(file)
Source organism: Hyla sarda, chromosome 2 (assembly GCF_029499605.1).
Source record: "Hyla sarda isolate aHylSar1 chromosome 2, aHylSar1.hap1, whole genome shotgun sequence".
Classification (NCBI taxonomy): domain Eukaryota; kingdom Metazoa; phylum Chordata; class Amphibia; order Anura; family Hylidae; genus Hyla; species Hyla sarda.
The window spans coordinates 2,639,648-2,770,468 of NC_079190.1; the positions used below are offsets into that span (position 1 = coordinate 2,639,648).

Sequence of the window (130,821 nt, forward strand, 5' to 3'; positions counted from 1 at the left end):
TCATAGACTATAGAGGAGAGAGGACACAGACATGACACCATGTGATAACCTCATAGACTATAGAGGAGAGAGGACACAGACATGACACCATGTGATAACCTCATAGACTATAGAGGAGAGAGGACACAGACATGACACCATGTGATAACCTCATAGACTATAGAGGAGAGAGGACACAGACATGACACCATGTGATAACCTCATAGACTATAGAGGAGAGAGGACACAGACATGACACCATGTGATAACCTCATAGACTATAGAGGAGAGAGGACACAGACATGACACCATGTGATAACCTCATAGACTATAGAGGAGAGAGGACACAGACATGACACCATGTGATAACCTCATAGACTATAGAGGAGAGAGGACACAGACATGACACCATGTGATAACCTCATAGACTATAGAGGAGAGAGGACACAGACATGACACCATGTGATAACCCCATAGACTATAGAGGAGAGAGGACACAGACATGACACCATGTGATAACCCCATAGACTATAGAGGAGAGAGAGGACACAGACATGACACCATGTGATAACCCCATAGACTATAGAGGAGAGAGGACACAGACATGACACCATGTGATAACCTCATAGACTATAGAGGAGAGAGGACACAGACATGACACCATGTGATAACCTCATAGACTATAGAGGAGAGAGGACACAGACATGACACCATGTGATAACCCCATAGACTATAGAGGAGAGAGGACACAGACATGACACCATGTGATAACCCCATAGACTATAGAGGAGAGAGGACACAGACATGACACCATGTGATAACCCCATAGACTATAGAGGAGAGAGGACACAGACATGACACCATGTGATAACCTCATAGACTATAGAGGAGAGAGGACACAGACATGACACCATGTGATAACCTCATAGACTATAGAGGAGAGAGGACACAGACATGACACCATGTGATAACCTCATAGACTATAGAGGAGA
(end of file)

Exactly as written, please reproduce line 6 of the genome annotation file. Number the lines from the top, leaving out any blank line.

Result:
TCATAGACTATAGAGGAGAGAGGACACAGACATGACACCATGTGATAACCTCATAGACTATAGAGGAGAGAGGACACAGACATGACACCATGTGATAACCTCATAGACTATAGAGGAGAGAGGACACAGACATGACACCATGTGATAACCTCATAGACTATAGAGGAGAGAGGACACAGACATGACACCATGTGATAACCTCATAGACTATAGAGGAGAGAGGACACAGACATGACACCATGTGATAACCTCATAGACTATAGAGGAGAGAGGACACAGACATGACACCATGTGATAACCTCATAGACTATAGAGGAGAGAGGACACAGACATGACACCATGTGATAACCTCATAGACTATAGAGGAGAGAGGACACAGACATGACACCATGTGATAACCTCATAGACTATAGAGGAGAGAGGACACAGACATGACACCATGTGATAACCCCATAGACTATAGAGGAGAGAGGACACAGACATGACACCATGTGATAACCCCATAGACTATAGAGGAGAGAGAGGACACAGACATGACACCATGTGATAACCCCATAGACTATAGAGGAGAGAGGACACAGACATGACACCATGTGATAACCTCATAGACTATAGAGGAGAGAGGACACAGACATGACACCATGTGATAACCTCATAGACTATAGAGGAGAGAGGACACAGACATGACACCATGTGATAACCCCATAGACTATAGAGGAGAGAGGACACAGACATGACACCATGTGATAACCCCATAGACTATAGAGGAGAGAGGACACAGACATGACACCATGTGATAACCCCATAGACTATAGAGGAGAGAGGACACAGACATGACACCATGTGATAACCTCATAGACTATAGAGGAGAGAGGACACAGACATGACACCATGTGATAACCTCATAGACTATAGAGGAGAGAGGACACAGACATGACACCATGTGATAACCTCATAGACTATAGAGGAGA